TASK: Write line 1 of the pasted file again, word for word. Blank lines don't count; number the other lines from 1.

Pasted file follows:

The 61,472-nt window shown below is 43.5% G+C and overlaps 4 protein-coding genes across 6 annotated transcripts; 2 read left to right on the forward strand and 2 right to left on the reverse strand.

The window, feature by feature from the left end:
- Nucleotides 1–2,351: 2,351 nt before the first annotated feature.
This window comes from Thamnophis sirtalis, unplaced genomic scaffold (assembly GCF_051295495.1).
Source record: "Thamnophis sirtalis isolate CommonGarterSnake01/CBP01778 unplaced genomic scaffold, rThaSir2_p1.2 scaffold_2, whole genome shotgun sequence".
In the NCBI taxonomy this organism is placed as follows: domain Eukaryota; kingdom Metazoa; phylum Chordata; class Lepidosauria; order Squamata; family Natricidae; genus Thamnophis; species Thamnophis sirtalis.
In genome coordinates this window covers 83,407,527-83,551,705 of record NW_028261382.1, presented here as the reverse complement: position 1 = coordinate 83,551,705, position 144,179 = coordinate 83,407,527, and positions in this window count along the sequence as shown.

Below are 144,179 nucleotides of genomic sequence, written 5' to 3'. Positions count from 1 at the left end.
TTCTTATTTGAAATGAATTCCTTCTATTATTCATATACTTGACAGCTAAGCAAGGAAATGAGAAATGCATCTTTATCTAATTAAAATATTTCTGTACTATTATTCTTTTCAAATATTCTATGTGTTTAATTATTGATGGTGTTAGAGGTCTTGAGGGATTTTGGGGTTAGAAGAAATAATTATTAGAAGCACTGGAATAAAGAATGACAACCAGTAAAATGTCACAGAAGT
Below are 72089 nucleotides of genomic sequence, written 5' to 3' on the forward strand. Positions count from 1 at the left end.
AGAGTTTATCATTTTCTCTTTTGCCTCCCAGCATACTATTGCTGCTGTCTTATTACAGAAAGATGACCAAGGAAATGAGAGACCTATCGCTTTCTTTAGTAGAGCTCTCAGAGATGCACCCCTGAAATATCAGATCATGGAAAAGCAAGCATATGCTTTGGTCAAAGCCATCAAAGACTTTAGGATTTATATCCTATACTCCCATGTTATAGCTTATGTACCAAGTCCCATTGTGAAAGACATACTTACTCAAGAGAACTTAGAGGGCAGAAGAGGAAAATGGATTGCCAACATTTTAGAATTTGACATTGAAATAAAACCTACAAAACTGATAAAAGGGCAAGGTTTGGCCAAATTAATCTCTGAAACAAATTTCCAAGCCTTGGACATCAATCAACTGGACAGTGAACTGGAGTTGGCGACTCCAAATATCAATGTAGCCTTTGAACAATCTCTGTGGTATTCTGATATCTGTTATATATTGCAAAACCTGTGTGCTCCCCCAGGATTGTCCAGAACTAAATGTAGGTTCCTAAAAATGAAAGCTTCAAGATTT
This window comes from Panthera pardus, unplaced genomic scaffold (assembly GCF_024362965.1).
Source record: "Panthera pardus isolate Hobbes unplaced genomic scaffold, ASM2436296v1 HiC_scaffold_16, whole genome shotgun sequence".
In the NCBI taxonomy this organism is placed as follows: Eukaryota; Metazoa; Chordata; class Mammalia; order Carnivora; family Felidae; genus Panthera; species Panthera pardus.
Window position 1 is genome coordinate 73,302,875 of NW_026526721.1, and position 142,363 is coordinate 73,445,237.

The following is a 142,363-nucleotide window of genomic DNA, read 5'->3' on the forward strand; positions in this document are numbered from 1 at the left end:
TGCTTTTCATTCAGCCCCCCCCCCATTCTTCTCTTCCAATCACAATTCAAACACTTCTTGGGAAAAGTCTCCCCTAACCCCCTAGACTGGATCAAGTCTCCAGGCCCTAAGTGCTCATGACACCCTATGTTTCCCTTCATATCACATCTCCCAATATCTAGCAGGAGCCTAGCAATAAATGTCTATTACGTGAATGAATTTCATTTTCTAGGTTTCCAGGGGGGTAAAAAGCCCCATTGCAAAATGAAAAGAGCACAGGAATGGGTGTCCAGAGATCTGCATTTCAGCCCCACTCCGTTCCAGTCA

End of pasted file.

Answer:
The 61,472-nt window shown below is 43.5% G+C and overlaps 4 protein-coding genes across 6 annotated transcripts; 2 read left to right on the forward strand and 2 right to left on the reverse strand.